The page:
Business

02 November 2022

5 things you need to know about the impact of gold mining on nature

L’or du Monde, the pioneering jeweler in the use of recycled gold, invited me to a lecture given by Aurore Stéphant, expert mining geologist and co-founder of the association Systext. An apocalyptic account of the ecological impact of gold mining.

By Sandrine Merle.

 

 

1/ The typical gold mine

A gold mine is never entirely dedicated to gold: it always extracts other minerals. It’s an open-pit and primary mine – in other words, it requires blasting the rock. It’s also an industrial undertaking: 80% of the world’s production comes from huge operations, the rest from small mines, both legal and illegal. Contrary to popular belief, the typical mine is not necessarily in Africa. South Africa had been the leading gold producer for 102 consecutive years, but in 2007 it was overtaken by China. The latter now produces between 300 and 350 tons of gold per year, i.e. 10% of world production. And no country has a monopoly: gold can be found in Russia, Australia, Canada and the United States. One of the two largest deposits in the world is in Nevada.

 

2/ Extraction is speeding up

Storied since ancient times, gold and silver were the first metals to be mined because they exist in their natural state. In 2021, according to the World Gold Council, 205,000 tons of gold were extracted, 2/3 of which were during the last 50 years. And the story continues: the mines are growing, becoming more complex, and inventing techniques to dig even deeper because the gold content is constantly decreasing. Today, only between 0.2g and 5g of gold is found per ton of ore. The impact on the environment is increasing exponentially in terms of energy, water and space.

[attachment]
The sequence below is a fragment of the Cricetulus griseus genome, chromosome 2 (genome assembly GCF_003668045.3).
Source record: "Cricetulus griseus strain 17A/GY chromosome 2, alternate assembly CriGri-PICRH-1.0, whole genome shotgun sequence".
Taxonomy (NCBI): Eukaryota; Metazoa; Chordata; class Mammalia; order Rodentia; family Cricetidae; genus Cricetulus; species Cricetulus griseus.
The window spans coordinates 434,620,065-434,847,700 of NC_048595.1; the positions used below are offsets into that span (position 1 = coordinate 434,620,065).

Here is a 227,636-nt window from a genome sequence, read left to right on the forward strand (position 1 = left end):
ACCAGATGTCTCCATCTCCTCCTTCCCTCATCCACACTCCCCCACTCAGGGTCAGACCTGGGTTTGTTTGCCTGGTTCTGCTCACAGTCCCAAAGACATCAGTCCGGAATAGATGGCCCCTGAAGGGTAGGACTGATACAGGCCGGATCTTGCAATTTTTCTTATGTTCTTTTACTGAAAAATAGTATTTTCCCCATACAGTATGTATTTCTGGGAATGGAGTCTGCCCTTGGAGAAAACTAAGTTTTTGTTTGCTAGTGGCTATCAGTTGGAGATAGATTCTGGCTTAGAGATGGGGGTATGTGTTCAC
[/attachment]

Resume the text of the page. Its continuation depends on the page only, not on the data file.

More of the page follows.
3/ The hidden face of gold: cyanidation

This devastating cyanide-based technique concerns 80% of the gold mined in the world. This particularly effective substance, much more powerful than mercury or chlorine, is mixed with the extracted and crushed ore: it sticks to the gold atoms to form a complex that is recovered in water. Until now, the operation was carried out in storage tanks, but to accelerate the process when the gold content is extremely low, producers set up heap leaching in the 1980s: they make mountains of ore that can reach or even exceed the size of the Eiffel Tower, on which cyanide water percolates… This forms clouds that move with the wind and leach into nature, creating a situation that’s impossible to control.

 

4/ Tons of embarrassing waste

What to do with the billion tons of ore extracted each year and contaminated by cyanide and other heavy metals? The Grasberg mine in Indonesia, with the consent of the authorities, creates piles of 10 to 20 meters over 200 km2 that it dumps into rivers. On Google Earth, the aerial views of Johannesburg show 6 billion tons covering 400 km2. Next to it, the Soccer City stadium (95,000 people) seems like a tiny speck! The impact on drinking water mean that it now has to be brought from Lesotho, more than 350 km away. And across the world it’s often the case that the dykes of a storage area break – as many as four or five times a year. In 2000 at Baia Mare in Romania, 300,000 m3 of contaminated water spread inland, into the Tisza and the Danube, decimating fauna and flora along the way. The disastrous impacts on nature last so long – in some cases for millennia – that computer projections are no longer able to estimate them.

 

5/ Can we stop this ecological disaster?

Unlike agriculture or energy, the mining industry is young (200 years) and still benefits from an exceptional status in France and abroad. For Systext, there is no other way than to put an end to cyanidation and to define no-go zones, areas with high ecological value. This would be equivalent to stopping industrial gold mining altogether and switching to recycling, which we know how to do perfectly well. The stocks are largely sufficient to satisfy non-functional needs. Remember that 55% of the primary gold produced today is still destined for the jewelry industry. There’s absolutely no need to perpetuate this ecological disaster!

 

Banner image © Systext

 

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